The Ride to the Sun Begins
I met up with my friends from Pentland Velo at Bitts Park in Carlisle along with several-hundred other Ride to the Sun participants. There was the usual buzz of activity and excitement that you find at the start of a cycling event. My low mood from earlier on was long gone and, as I ate a sandwich and chatted to my friends, I began to feel more buoyant and the tiredness and doubts from earlier vanished.
The six of us left Carlisle around quarter to eight in the evening. Despite the distance I had already covered I felt great. The wind was now behind me and having others to accompany me on the return leg made everything feel easier. The flat parcours of the first 70km or so (around 40 miles) of the Ride to the Sun meant the pace was high. On a couple of occasions we had to remind ourselves that we needed to rein it in a bit or we would end up arriving in Edinburgh far too early. After all the whole purpose of the event was to arrive in Edinburgh to watch the sun rise. At that pace we would have a long wait before sunrise. So we knocked the pace back a notch and things became a lot more relaxed.
The Devil’s Beeftub
After being dinner for a large cloud of midgies, whilst in the queue for the chippy at Moffat, we set off on the long grind that is the Devil’s Beef Tub. It’s name is believed to be derived from legends of cattle rustlers hiding stolen cattle in the bowl-shaped valley which is formed by surrounding hills. After 245km (150 miles) the long climb was a bit tough on the legs, but the chat from my friends and the wind behind me helped me up immensely.
Clubbin’ at The Crook Inn
From the top of The Beef Tub it is 25km (15 miles) of gradual descent until the village of Broughton. Before we reached Broughton we had a scheduled stop at The Crook Inn, once one of the first licensed inns in Scotland; now closed awaiting refurbishment. The Ride to the Sun organisers had told us that there was an opportunity to stop here and fill our water bottles and one of the event sponsors had provided bananas for the riders. They also said there would be a surprise waiting for us. And what a surprise it was. There was an outdoor nightclub there; complete with a real-life Bananaman handing out bananas and glow-sticks. It was a very surreal experience after 13 hours on the road.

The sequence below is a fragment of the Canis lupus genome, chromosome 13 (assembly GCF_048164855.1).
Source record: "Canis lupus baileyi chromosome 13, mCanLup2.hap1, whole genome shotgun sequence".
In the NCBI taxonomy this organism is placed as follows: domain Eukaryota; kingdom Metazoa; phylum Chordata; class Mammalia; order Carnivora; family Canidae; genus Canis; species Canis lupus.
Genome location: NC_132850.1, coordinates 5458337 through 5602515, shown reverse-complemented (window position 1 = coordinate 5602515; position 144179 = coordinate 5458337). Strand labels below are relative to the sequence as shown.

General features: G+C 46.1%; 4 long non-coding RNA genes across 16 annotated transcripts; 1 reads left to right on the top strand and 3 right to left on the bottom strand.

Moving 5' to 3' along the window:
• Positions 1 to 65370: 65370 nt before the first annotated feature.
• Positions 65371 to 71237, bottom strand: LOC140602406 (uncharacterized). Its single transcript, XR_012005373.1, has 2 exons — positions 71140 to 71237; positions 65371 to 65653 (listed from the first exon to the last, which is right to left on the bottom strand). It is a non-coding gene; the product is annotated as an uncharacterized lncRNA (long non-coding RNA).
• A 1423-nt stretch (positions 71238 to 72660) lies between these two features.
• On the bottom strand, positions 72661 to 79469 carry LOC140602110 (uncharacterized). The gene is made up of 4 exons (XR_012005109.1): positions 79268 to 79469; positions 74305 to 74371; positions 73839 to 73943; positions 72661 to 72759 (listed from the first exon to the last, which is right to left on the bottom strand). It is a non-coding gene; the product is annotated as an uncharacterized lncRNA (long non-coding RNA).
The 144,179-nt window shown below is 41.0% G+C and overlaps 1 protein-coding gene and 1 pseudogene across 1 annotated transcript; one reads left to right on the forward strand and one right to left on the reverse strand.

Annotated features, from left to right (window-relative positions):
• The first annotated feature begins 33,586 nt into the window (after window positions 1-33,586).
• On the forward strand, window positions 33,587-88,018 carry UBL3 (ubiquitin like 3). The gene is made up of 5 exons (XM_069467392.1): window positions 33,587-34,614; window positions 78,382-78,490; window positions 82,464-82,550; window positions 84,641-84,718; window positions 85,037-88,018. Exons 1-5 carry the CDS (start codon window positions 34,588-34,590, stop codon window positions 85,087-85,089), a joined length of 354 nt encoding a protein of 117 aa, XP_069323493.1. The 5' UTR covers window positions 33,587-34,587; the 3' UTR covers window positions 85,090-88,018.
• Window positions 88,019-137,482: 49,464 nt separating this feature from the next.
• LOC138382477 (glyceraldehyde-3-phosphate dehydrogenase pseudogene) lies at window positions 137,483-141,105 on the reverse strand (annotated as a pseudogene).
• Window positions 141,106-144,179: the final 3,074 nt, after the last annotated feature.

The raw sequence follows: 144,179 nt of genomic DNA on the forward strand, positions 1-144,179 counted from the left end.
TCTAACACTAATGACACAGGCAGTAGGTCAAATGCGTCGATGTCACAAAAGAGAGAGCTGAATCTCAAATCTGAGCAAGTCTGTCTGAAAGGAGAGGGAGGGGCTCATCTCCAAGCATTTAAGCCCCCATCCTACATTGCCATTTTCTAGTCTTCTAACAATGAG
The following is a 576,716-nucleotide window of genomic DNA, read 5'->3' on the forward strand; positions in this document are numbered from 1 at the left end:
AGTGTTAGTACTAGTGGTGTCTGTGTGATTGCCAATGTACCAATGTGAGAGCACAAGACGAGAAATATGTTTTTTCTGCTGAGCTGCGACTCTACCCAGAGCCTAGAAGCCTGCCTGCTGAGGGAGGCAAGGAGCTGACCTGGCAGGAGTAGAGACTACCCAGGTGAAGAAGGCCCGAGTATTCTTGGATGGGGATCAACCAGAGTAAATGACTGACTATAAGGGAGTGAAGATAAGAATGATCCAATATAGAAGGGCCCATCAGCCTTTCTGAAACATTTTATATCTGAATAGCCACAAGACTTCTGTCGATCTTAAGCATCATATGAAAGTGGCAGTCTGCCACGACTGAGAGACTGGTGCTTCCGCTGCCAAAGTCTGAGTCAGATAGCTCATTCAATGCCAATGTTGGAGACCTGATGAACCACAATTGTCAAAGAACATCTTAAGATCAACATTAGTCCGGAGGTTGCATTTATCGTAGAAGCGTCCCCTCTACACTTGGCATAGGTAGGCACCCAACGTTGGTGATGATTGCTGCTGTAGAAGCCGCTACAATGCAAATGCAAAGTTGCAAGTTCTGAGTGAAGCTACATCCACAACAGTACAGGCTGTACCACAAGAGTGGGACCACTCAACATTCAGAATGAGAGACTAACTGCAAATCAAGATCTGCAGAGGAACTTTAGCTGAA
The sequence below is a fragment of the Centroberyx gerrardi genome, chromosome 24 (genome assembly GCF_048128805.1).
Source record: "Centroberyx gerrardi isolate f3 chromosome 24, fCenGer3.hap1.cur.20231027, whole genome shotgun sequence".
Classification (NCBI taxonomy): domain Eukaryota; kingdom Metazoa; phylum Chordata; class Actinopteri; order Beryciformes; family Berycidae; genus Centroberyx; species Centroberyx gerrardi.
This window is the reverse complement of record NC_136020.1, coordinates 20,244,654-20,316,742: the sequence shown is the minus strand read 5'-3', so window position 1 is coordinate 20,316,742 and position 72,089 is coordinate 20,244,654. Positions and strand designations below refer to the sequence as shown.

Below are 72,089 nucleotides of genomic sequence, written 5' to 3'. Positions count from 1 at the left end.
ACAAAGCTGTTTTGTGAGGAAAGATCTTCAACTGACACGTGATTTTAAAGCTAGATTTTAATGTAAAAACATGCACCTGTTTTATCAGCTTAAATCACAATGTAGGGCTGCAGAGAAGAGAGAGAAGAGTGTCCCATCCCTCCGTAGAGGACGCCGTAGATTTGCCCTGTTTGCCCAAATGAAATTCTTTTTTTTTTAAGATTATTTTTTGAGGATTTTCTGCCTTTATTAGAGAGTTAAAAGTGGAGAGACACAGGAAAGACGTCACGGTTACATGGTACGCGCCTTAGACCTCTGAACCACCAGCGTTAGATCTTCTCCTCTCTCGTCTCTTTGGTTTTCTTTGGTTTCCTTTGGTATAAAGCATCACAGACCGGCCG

The Road to Cramond
After a break at The Crook we were once again on the road seeing long lines of red LED lights streaming away into the distance. We were rolling along at a decent pace, even though sleep deprivation was starting to take it’s toll. We were all beginning to feel a little weary. I started to notice my reaction times were getting slower and my mind was wandering. When we stopped, so one of my fellow Pentland Velo riders could repair a puncture, the mood of our group was quite sombre, even though a few of us were still trying to make jokes to lighten the mood a litlle.
Before long we started to see some light in the sky. Not long after that we began to pass through the satellite towns which surround Edinburgh. It felt strange to be riding under street lights again after nearly four hours of complete darkness. Then came the ride through central Edinburgh.
Cycling in Edinburgh at Night
It was 3am on a Sunday morning. The nightclubs were closing and the streets were filled with drunk people and taxis. We were sleep-deprived and physically exhausted. Still, we could not resist racing through Edinburgh’s city centre at break-neck speed. We couldn’t help ourselves. We had huge grins and hollow eyes as we weaved in and out of parked cars and tram lines; threading our way down Lothian Road in single file hoping that one of these steamin’ revellers didn’t stagger out in front of us. It was great fun; if not horrendously dangerous, but we didn’t care. We were nearly at the finish; this was the beginning of the end of our overnight adventure from one side of the border to another.
Cramond Beach at Sunrise
We descended the steep, winding lane through Cramond Village some time around 3:30am. By then we were engulfed by the gloomy half-light that comes just before dawn when there is light in the sky, but the sun has not yet risen. We had made it through the night unscathed and we were quite rightly pleased with ourselves and each other. The most challenging things which we had encountered were midgies, low blood sugars and a puncture. We took photos, congratulated each other on a great and challenging ride and then made our way back up the hill to Cramond Kirk. There Fresh Start, an Edinburgh based charity, were serving coffee and bacon rolls in exchange for a donation. After we had eaten we returned to the shore just in time to watch the sun rise.
I was delighted. I had completed my first 300km ride. I was officially a Randonneur. I had been confident I would manage the distance, but had been unsure what state I would be in by the end. In fact I felt physically fine. I was tired, but not as physically tired as I expected. It was more sleep deprivation. I reckon I would have managed the ride home, but my amazing wife and my daughter had got out of bed in the early hours to come and meet me at the finish; so fortunately I didn’t need to.
Now it’s time to plan my first 400km (250 mile) ride!
Stats for this ride…
- Distance: 331km (206 miles)
- Av Speed: 26.6km/h (16.5mph)
- Metres of Ascent: 2675m
- Calories Burnt: 8,354
- Moving Time: 12:26
- Total Time: 15:46